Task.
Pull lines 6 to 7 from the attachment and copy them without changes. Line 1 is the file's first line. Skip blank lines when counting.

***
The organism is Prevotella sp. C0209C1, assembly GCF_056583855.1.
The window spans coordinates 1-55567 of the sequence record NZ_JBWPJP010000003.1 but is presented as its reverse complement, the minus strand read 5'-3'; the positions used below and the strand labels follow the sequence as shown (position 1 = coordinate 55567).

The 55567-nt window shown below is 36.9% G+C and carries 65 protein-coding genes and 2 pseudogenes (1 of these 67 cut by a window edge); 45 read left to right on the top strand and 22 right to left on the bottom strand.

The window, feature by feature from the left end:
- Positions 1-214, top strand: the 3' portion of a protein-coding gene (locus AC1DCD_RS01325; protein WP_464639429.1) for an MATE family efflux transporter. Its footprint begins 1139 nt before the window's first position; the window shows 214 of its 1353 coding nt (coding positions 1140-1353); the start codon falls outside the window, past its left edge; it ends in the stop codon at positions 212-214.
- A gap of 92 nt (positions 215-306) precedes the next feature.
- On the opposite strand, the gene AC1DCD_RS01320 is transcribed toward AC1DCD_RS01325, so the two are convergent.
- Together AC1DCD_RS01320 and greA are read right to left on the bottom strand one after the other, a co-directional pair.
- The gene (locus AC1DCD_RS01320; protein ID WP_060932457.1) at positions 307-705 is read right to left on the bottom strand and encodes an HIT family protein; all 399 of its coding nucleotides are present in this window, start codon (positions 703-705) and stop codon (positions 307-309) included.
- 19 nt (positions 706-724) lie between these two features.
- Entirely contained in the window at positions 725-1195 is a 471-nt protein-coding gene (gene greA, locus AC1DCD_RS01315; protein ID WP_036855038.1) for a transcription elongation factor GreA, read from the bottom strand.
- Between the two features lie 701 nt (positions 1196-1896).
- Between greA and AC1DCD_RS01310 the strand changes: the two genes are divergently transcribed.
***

- A gap of 92 nt (positions 215-306) precedes the next feature.
- On the opposite strand, the gene AC1DCD_RS01320 is transcribed toward AC1DCD_RS01325, so the two are convergent.